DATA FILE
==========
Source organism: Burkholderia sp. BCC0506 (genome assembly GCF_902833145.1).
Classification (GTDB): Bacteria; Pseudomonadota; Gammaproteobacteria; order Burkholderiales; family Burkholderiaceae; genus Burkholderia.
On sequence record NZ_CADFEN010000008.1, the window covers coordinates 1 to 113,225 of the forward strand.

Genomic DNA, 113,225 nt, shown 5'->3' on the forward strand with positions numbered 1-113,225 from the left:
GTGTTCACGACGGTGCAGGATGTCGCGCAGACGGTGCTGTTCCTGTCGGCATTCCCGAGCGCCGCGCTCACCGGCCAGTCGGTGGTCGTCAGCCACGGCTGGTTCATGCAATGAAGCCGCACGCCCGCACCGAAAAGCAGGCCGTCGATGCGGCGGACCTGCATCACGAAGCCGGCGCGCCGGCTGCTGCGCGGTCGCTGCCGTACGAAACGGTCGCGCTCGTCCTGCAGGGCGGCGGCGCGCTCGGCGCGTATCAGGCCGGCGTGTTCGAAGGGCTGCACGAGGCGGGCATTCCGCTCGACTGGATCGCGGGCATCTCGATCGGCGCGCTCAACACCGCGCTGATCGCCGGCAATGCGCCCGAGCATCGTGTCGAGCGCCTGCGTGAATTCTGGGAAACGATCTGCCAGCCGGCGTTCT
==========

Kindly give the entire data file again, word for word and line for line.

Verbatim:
Source organism: Burkholderia sp. BCC0506 (genome assembly GCF_902833145.1).
Classification (GTDB): Bacteria; Pseudomonadota; Gammaproteobacteria; order Burkholderiales; family Burkholderiaceae; genus Burkholderia.
On sequence record NZ_CADFEN010000008.1, the window covers coordinates 1 to 113,225 of the forward strand.

Genomic DNA, 113,225 nt, shown 5'->3' on the forward strand with positions numbered 1-113,225 from the left:
GTGTTCACGACGGTGCAGGATGTCGCGCAGACGGTGCTGTTCCTGTCGGCATTCCCGAGCGCCGCGCTCACCGGCCAGTCGGTGGTCGTCAGCCACGGCTGGTTCATGCAATGAAGCCGCACGCCCGCACCGAAAAGCAGGCCGTCGATGCGGCGGACCTGCATCACGAAGCCGGCGCGCCGGCTGCTGCGCGGTCGCTGCCGTACGAAACGGTCGCGCTCGTCCTGCAGGGCGGCGGCGCGCTCGGCGCGTATCAGGCCGGCGTGTTCGAAGGGCTGCACGAGGCGGGCATTCCGCTCGACTGGATCGCGGGCATCTCGATCGGCGCGCTCAACACCGCGCTGATCGCCGGCAATGCGCCCGAGCATCGTGTCGAGCGCCTGCGTGAATTCTGGGAAACGATCTGCCAGCCGGCGTTCT